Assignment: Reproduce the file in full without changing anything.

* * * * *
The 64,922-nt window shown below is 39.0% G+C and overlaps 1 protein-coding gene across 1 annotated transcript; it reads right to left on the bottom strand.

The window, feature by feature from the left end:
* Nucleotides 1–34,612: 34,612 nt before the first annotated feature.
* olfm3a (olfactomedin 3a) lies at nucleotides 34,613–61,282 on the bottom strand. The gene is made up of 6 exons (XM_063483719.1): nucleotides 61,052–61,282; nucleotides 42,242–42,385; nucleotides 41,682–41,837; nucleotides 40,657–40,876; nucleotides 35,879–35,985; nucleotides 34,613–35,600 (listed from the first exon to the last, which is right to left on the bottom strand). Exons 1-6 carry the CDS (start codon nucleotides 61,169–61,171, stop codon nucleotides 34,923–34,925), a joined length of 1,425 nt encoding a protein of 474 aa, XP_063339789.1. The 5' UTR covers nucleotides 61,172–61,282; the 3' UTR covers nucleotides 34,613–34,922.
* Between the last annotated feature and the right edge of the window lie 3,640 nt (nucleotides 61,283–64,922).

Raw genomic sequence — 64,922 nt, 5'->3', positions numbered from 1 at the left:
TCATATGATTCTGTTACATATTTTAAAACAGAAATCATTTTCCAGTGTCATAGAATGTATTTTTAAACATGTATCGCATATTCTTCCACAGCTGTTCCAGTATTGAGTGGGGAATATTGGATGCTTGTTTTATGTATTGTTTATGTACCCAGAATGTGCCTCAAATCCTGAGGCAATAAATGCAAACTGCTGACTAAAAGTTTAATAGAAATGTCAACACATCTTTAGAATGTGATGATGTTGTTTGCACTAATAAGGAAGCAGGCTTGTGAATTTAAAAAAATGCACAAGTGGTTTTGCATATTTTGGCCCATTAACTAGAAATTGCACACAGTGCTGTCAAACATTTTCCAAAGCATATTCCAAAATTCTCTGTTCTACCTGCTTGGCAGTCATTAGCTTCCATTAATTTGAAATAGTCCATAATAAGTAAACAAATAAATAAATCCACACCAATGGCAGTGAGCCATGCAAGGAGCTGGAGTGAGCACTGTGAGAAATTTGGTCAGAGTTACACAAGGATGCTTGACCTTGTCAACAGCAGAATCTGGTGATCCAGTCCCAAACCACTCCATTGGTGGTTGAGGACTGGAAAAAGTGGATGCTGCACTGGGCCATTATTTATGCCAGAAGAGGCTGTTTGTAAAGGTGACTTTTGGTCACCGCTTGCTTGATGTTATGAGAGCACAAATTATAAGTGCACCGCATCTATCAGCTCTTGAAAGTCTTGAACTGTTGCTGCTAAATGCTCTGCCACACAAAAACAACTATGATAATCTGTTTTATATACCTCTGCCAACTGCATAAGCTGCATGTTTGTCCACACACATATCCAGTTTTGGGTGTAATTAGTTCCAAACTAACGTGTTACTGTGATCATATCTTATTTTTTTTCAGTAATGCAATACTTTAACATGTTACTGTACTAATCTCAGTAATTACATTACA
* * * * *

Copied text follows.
The 64,922-nt window shown below is 39.0% G+C and overlaps 1 protein-coding gene across 1 annotated transcript; it reads right to left on the bottom strand.

The window, feature by feature from the left end:
* Nucleotides 1–34,612: 34,612 nt before the first annotated feature.
* olfm3a (olfactomedin 3a) lies at nucleotides 34,613–61,282 on the bottom strand. The gene is made up of 6 exons (XM_063483719.1): nucleotides 61,052–61,282; nucleotides 42,242–42,385; nucleotides 41,682–41,837; nucleotides 40,657–40,876; nucleotides 35,879–35,985; nucleotides 34,613–35,600 (listed from the first exon to the last, which is right to left on the bottom strand). Exons 1-6 carry the CDS (start codon nucleotides 61,169–61,171, stop codon nucleotides 34,923–34,925), a joined length of 1,425 nt encoding a protein of 474 aa, XP_063339789.1. The 5' UTR covers nucleotides 61,172–61,282; the 3' UTR covers nucleotides 34,613–34,922.
* Between the last annotated feature and the right edge of the window lie 3,640 nt (nucleotides 61,283–64,922).

Raw genomic sequence — 64,922 nt, 5'->3', positions numbered from 1 at the left:
TCATATGATTCTGTTACATATTTTAAAACAGAAATCATTTTCCAGTGTCATAGAATGTATTTTTAAACATGTATCGCATATTCTTCCACAGCTGTTCCAGTATTGAGTGGGGAATATTGGATGCTTGTTTTATGTATTGTTTATGTACCCAGAATGTGCCTCAAATCCTGAGGCAATAAATGCAAACTGCTGACTAAAAGTTTAATAGAAATGTCAACACATCTTTAGAATGTGATGATGTTGTTTGCACTAATAAGGAAGCAGGCTTGTGAATTTAAAAAAATGCACAAGTGGTTTTGCATATTTTGGCCCATTAACTAGAAATTGCACACAGTGCTGTCAAACATTTTCCAAAGCATATTCCAAAATTCTCTGTTCTACCTGCTTGGCAGTCATTAGCTTCCATTAATTTGAAATAGTCCATAATAAGTAAACAAATAAATAAATCCACACCAATGGCAGTGAGCCATGCAAGGAGCTGGAGTGAGCACTGTGAGAAATTTGGTCAGAGTTACACAAGGATGCTTGACCTTGTCAACAGCAGAATCTGGTGATCCAGTCCCAAACCACTCCATTGGTGGTTGAGGACTGGAAAAAGTGGATGCTGCACTGGGCCATTATTTATGCCAGAAGAGGCTGTTTGTAAAGGTGACTTTTGGTCACCGCTTGCTTGATGTTATGAGAGCACAAATTATAAGTGCACCGCATCTATCAGCTCTTGAAAGTCTTGAACTGTTGCTGCTAAATGCTCTGCCACACAAAAACAACTATGATAATCTGTTTTATATACCTCTGCCAACTGCATAAGCTGCATGTTTGTCCACACACATATCCAGTTTTGGGTGTAATTAGTTCCAAACTAACGTGTTACTGTGATCATATCTTATTTTTTTTCAGTAATGCAATACTTTAACATGTTACTGTACTAATCTCAGTAATTACATTACA